Virtues and Character Strengths–Resources from Positive Psychology
“Positive Psychology is the scientific study of the strengths that enable individuals and communities to thrive. The field is founded on the belief that people want to lead meaningful and fulfilling lives, to cultivate what is best within themselves, and to enhance their experiences of love, work, and play.” This quote is from the 
Positive Psychology Center at the University of Pennsylvania. Also see the related materials from the Authentic Happiness website including free self-assessments for wellbeing, character strengths, and virtues, etc. 

Integrity and Accountability for United Nations StaffPart One–Navigating the Terrain, UN Special  (March 2017) and Part Two—Staying the Course, UN Special (April 2017). Kelly O’Donnell. “The UN has 17 core competencies. The two discussed in this article are particularly helpful for guiding us through the myriad of moral challenges—internal and external—in UN work. As both a psychologist and a UN representative for the World Federation for Mental Health, I am keenly curious about what helps bring out the best and the worst of my colleagues in the UN and other sectors. And myself. I am especially interested in how the UN’s approach to competencies and values, and in particular the moral-based areas of integrity and accountability, can support staff as they traverse the troubled terrain of our world.”

Note that the UN Special is now called UN Today (“the official magazine of international civil servants”). Magazine issues from 2018-current are archived on its 

Transparency: How Leaders Create a Culture of Candor (2008). Warren Bennis, Daniel Goleman, and James O'Toole, with Patricia Ward Biederman. This book has really influenced our perspectives and practices for developing leaders and organizations of integrity and at times for confronting deviance in leaders and organizations. Transparency includes candor, integrity, honesty, ethics, clarity, full disclosure, legal compliance, and other things that allow us to deal fairly with one another.” (p. vii)

We have included four excerpts from the book below. You can find additional excerpts that we have chosen HERE. See also the video lecture related to the book by joint-author James O'Toole HERE (about one hour).

--"No matter the official line, true transparency is rare. Many organizations pay lip service to values of openness and candor, even writing their commitment into mission statements. Too often they are hollow…and inspire frustration, even cynicism, in followers all too aware of very different organizational reality.” (p. 4)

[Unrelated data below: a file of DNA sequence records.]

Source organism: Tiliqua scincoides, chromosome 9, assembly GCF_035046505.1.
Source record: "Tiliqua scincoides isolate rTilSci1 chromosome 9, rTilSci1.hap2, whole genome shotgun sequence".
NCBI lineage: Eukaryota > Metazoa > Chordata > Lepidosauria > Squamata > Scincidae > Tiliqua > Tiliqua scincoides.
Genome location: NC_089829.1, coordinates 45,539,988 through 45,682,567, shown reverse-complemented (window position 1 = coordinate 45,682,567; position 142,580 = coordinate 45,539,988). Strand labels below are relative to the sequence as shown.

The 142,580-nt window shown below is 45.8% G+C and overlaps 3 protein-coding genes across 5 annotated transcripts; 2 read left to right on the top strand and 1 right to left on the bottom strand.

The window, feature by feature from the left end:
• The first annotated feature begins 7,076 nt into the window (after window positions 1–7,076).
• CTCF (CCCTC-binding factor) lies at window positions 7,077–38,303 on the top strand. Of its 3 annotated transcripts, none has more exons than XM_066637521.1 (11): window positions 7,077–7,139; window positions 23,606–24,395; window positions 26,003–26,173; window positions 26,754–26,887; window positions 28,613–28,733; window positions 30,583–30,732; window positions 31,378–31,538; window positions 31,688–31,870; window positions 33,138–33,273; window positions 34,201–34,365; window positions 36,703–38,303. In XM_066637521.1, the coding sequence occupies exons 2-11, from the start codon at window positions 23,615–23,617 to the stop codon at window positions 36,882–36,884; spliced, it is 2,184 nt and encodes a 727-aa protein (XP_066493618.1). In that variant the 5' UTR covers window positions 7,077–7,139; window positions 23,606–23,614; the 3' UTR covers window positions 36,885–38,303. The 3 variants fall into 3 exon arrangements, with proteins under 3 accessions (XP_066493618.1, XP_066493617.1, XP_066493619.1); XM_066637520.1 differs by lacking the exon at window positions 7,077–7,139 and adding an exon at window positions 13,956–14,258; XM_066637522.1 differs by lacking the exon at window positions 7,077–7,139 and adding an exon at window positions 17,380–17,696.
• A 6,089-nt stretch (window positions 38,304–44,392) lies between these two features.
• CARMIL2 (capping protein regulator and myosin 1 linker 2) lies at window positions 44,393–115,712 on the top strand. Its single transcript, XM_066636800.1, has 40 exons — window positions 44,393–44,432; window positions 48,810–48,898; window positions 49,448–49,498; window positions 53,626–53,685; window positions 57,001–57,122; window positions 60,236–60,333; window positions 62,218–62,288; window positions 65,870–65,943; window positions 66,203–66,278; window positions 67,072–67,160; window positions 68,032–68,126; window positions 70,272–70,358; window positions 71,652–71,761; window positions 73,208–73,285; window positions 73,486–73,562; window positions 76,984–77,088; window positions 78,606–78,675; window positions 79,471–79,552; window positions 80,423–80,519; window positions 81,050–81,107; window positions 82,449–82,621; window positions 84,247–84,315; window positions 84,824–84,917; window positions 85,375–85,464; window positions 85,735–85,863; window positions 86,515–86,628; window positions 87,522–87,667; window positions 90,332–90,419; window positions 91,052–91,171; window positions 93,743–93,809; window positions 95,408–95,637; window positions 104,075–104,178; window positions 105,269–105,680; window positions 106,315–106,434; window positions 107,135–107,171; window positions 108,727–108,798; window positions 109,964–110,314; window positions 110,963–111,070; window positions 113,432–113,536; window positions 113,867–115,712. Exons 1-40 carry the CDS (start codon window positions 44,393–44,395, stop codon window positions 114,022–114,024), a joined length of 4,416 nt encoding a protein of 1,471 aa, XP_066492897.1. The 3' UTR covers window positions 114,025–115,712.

“But legislation alone [the Sarbanes-Oxley Act in the USA] cannot make organizations open and healthy. Only the character and will of those who run them and participate in them can do that….If a culture of collusion exists instead of a culture of candor, participants will find ways around the rules, new or old, however stringent.” (p. 8)

"…[This large-scale] study revealed that [whistleblowers] almost always found the courage to speak out in their deep commitment to the core values of the organization. Even when labeled traitors by their colleagues, such tellers of unsettling truths often feel passionate loyalty to the organization and act because they feel the secret activity violates its mission and ethical core.” (10)

"But at any time an organization makes a seriously wrong decision, its leaders should call for an intensive postmortem. Such learning opportunities are too often overlooked. The tendency is simply to call on the public relations department to spin the mater, to make another inadequately thought-out decision, and perhaps to scapegoat, even fire, a few staff members. Because most companies cover up their mistakes instead of learning from them, systemic flaws in information flow tend to remain to do their damage another day." (pp. 22-23)

Part Three
Personal Reflections
Being People of Faith-Hope-Love